What’s The Grind Line? Apart from the once-famous line of Kris Draper, Kirk Maltby, and either Joe Kocur or Darren McCarty, The Grind Line is also The Hockey Writers’ weekly column about the Detroit Red Wings. Rachel Anderson and Tony Wolak are the muckers who makeup THW’s forechecking unit and sound off on Red Wings topics.
By now the Detroit Red Wings rebuild has been beaten to death by every media outlet covering hockey. The once great franchise team has faced more losses than wins and continues to struggle – making people strongly question the future success of the team.
These kinds of overhauls are never quick and are often frustrating and painful. We often find ourselves comparing the Red Wings to other teams who were in similar situations not too long ago – like the Buffalo Sabres who are currently better off than Detroit, or even the Chicago Blackhawks. Those comparisons continue to make people wonder if Detroit isn’t pushing hard enough towards the rebuild, if they’re just wasting valuable time or if they’re even trying anymore.
Something is missing from the rebuild formula. Without being in each and every strategy meeting, its hard to say what exactly that missing piece is, but The Grind Line wanted to take a look at a few possible reasons the rebuild is currently more of a miss than a hit.
Rachel Anderson: Faltering Faith
Trusting the system is very hard to do when a team has created a losing culture for themselves – even just for a season. Although the Red Wings are verbally committed to the plan of Ken Holland, their play each night says otherwise. In a nutshell, it seems to be all talk. Though I am convinced they do deep down trust the master plan, they play like they’ve given up.
This faltering faith in the plan shows with their lack of commitment during the game. It’s resulted in a heavy, losing mindset. They don’t finish their checks with a purpose or go on the offense with the intention of scoring anymore. As of now, they’re playing almost as if they have the intention to only lose by a little bit instead of trying to win.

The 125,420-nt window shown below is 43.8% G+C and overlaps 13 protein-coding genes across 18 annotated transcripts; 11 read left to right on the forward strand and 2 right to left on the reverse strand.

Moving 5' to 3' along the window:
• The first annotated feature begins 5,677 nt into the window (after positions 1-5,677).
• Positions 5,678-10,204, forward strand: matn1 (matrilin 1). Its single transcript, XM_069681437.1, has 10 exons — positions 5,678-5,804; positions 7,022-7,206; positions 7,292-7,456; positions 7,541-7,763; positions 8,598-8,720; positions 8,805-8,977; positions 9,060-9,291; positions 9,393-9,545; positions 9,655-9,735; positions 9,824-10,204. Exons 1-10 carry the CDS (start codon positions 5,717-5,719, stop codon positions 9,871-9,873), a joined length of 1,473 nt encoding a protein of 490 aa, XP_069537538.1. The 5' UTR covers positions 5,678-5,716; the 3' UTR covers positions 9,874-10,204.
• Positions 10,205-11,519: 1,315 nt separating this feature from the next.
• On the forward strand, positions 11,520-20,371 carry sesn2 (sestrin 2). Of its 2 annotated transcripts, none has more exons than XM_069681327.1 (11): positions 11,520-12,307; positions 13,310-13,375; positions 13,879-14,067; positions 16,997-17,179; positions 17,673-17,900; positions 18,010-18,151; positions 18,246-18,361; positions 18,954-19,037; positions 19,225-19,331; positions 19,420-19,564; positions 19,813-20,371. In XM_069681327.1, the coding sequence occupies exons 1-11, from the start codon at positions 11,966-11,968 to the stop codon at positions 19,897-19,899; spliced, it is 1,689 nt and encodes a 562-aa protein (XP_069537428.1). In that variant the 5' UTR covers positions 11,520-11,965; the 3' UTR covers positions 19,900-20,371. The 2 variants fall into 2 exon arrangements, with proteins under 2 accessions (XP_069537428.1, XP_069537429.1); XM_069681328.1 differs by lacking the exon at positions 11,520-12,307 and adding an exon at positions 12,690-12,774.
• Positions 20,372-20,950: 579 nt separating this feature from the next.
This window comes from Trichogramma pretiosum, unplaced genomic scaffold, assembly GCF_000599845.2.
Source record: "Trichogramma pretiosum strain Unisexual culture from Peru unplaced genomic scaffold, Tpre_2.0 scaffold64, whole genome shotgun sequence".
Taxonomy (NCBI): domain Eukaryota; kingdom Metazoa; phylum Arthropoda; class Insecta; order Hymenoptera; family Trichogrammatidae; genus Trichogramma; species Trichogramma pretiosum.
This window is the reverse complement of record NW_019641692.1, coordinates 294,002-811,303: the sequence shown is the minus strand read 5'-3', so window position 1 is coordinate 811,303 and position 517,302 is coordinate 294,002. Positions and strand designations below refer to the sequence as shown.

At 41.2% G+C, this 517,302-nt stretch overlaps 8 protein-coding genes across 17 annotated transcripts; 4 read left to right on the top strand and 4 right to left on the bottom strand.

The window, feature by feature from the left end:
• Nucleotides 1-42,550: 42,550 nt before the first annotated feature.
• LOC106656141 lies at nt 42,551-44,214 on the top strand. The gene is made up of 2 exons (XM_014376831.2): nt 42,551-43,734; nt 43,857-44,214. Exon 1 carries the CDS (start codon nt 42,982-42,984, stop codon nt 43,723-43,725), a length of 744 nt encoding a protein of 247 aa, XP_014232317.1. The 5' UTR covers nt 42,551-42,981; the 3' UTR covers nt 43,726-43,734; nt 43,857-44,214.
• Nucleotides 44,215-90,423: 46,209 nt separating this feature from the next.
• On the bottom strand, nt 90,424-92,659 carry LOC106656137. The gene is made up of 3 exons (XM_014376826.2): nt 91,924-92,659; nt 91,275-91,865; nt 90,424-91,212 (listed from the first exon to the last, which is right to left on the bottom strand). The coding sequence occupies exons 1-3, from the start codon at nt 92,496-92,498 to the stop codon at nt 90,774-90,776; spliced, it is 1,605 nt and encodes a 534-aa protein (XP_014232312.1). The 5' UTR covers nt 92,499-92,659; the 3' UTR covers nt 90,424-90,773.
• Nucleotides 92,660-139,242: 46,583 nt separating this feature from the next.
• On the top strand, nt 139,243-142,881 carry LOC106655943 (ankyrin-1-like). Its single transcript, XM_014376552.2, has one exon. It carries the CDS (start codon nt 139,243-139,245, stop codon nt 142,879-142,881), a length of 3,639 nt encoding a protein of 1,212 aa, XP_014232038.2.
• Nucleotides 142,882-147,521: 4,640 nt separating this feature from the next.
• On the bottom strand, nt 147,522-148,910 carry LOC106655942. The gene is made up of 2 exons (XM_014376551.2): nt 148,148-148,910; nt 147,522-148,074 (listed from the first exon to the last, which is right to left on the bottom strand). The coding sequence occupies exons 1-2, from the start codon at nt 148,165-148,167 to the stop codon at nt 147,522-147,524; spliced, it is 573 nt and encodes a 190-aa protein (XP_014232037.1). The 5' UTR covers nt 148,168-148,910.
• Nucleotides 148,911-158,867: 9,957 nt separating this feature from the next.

The team as a whole has heartily affirmed their faith in the system and leadership, but I don’t see it. Rebuilds don’t happen overnight, but they never succeed if the players themselves don’t buy in and completely commit to the grand plan. The Red Wings are playing defeated.
To be fair, this is not Holland’s first rebuild. It took many seasons, even after acquiring Steve Yzerman, to get to a Stanley Cup. More than three coaches and several shady deals later, the Russian Five was born, the team found their rhythm and then-Head Coach Scotty Bowman saw his team come to life. What many forget, however, is that leading up to the success of the Red Wings, was painful change and drudgery carried mainly by the belief and devotion of the players. They committed themselves each and every night to winning – not barely surviving.
It’s hard to nail down one or two reasons the rebuild seems to be sputtering a bit. However, it’s my belief that the battle is more mental than anything. The players need to sell out completely to the system and to each other. Only then will they have a cohesive and unified drive towards the franchise’s future.
Tony Wolak: Attention to Detail and/or Game Strategy
In the absence of talent, effort should be prioritized. That doesn’t just mean giving it all each game, but being 100 percent committed to the game plan.
Right now, the five Red Wings on the ice for any given shift aren’t on the same page. There are way too many boneheaded mistakes that lead to goals against, whether from a poorly executed zone exit or a missed pass at the end of a shift that leads to an icing call.
It makes you wonder how this is still the case after 60-plus games this season. Or nearly four seasons into Jeff Blashill’s tenure with the Red Wings, for that matter. Whether these mistakes are made by a young core player or a veteran, it’s clear that something’s missing from the motivation going into each game.
That also makes the decision whether or not to retain Blashill beyond this season much more controversial. Sure, he’s helped develop Dylan Larkin, Andreas Athanasiou and others into valuable contributors, but there are also plenty of games in which the team looks absolutely terrible and has no attention to detail on the ice.
If Blashill is running a favorable strategy for this team, then why isn’t it working? Is it a lack of execution, the wrong strategy being implemented or a combination of both? In my opinion, it’s on everyone involved – talented or not.
Related – Red Wings Rebuild: What’s Next?